GlaxoSmithKline faces fresh bribery allegations in Syria
Anonymous source claims Syrian staff paid medical officials to use GSK medicines
Britain’s biggest drugmaker GlaxoSmithKline is facing fresh bribery allegations after an anonymous tip-off claimed the firm was paying doctors and officials to boost sales of its medicines.
GSK — whose executives are under investigation for bribery in China — is also facing corruption allegations in its non-prescription business in Syria.
But an anonymous email sent to GSK’s chief executive Sir Andrew Witty and head of the pharmaceutical giant’s audit committee, Judy Lewent, reads: “GSK has been engaging in multiple corrupt and illegal practices in conducting its pharmaceutical business in Syria.”
The email, which was seen by Reuters, claims Syrian staff paid medical officials to push medicines including ones to treat cancer and to prevent blood clots.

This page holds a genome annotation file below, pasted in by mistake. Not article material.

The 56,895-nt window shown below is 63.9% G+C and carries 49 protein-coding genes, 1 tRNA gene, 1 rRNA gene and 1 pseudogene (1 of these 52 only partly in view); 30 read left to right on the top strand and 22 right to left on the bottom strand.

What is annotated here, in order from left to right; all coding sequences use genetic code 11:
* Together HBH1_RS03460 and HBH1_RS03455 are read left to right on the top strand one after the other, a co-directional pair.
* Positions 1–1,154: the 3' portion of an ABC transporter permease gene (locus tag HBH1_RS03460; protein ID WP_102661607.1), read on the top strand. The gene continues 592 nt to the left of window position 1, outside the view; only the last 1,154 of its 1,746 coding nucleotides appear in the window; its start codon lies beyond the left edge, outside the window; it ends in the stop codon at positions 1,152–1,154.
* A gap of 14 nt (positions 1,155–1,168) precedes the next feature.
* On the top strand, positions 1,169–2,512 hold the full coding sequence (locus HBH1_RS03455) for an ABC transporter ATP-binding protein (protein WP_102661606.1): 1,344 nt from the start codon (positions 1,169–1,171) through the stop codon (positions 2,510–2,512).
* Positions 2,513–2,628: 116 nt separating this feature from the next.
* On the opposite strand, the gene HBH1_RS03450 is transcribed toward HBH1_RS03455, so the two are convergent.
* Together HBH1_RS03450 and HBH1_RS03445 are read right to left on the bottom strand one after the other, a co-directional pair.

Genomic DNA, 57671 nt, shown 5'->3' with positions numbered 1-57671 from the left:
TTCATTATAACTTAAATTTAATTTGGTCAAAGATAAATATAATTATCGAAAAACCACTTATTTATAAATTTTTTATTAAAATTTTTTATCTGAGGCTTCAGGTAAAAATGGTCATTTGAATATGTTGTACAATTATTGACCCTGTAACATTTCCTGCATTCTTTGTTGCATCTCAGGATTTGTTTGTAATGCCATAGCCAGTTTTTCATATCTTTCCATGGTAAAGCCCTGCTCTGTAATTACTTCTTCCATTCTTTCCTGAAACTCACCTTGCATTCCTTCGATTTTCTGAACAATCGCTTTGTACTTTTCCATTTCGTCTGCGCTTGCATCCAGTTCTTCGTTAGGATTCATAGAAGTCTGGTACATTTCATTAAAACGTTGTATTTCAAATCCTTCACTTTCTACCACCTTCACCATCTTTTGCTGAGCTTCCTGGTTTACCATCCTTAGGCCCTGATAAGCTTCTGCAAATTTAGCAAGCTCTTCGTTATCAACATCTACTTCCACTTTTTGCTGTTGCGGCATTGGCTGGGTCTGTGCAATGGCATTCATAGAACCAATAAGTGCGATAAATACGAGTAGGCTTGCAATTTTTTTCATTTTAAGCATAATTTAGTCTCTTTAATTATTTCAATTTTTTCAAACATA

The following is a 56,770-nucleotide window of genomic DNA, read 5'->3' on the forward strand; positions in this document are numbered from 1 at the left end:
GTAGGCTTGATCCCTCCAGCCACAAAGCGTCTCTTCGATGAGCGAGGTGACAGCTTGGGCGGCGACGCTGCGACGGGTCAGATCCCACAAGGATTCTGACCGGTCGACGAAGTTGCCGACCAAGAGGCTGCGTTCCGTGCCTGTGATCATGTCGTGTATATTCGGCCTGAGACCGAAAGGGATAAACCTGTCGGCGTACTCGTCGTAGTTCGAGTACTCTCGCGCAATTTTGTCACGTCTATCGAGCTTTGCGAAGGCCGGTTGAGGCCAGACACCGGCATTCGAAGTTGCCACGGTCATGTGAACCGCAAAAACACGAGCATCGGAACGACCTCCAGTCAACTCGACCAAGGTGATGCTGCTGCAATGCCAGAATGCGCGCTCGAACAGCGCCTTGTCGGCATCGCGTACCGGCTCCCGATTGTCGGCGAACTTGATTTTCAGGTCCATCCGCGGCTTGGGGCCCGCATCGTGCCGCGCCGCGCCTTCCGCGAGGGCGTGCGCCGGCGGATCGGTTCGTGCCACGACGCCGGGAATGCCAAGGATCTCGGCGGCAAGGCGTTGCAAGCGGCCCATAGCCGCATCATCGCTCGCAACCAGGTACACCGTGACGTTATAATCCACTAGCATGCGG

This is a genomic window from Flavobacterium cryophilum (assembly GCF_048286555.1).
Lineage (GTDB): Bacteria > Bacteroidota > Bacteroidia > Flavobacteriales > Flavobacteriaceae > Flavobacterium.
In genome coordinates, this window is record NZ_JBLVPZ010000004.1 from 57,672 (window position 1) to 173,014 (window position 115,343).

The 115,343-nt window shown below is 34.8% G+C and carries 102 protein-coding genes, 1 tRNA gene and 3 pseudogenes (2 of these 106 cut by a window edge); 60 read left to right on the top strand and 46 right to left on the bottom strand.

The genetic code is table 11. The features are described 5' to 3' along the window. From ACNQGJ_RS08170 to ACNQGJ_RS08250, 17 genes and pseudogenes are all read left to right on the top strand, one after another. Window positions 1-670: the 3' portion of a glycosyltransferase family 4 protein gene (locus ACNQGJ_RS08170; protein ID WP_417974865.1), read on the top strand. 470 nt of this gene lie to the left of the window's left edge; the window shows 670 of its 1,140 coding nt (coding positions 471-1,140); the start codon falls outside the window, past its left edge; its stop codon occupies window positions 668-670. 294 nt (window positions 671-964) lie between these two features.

Brentford-based Glaxo said: “All the claims in this email will be thoroughly investigated as part of our ongoing investigation into operations in Syria.” It has suspended business with its Syrian distributors.
The Serious Fraud Office has launched a formal criminal investigation into GSK’s overseas activities, after it faced bribery claims in Iraq, Jordan, Lebanon and Poland as well as China. The US Department of Justice is also investigating GSK for possible breaches of the Foreign Corrupt Practices Act.
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